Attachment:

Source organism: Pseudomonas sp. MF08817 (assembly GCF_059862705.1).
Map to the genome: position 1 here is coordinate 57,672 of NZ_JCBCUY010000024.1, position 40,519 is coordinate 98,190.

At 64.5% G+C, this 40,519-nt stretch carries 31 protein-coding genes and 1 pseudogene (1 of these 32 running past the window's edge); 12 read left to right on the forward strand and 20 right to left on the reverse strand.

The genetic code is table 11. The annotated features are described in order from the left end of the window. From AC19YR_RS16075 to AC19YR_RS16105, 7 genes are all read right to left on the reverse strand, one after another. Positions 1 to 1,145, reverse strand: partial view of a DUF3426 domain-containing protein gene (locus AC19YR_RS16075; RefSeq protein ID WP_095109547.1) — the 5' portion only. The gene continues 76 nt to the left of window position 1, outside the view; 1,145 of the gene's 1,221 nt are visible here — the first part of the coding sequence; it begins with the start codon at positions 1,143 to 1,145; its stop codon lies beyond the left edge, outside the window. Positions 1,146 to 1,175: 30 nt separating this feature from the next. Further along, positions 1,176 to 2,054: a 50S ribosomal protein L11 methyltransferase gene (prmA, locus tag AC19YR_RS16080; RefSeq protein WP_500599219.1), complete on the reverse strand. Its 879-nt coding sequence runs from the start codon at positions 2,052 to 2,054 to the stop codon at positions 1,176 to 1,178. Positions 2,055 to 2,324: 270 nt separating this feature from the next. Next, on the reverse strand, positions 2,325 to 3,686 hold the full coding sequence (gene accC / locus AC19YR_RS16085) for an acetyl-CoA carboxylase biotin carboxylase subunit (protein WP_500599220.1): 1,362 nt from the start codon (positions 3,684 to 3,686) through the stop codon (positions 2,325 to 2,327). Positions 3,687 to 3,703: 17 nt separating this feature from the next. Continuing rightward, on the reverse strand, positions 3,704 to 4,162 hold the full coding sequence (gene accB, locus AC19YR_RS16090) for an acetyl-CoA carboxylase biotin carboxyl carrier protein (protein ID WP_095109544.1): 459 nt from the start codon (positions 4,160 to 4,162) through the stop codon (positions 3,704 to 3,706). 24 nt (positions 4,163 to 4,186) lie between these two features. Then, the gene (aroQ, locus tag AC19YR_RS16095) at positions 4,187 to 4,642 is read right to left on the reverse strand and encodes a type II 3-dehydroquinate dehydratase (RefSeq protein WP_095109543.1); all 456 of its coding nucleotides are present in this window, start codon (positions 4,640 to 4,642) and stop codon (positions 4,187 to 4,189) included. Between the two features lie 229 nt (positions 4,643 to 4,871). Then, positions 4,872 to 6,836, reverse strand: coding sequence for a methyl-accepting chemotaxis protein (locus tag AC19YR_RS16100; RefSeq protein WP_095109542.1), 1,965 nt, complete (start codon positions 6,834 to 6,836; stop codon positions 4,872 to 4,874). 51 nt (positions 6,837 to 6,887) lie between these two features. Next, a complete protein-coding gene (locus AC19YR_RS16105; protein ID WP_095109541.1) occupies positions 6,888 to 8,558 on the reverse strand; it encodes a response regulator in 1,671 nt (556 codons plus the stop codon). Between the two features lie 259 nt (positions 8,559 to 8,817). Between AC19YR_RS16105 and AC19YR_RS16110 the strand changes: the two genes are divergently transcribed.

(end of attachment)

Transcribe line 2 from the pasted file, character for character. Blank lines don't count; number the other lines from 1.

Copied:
Map to the genome: position 1 here is coordinate 57,672 of NZ_JCBCUY010000024.1, position 40,519 is coordinate 98,190.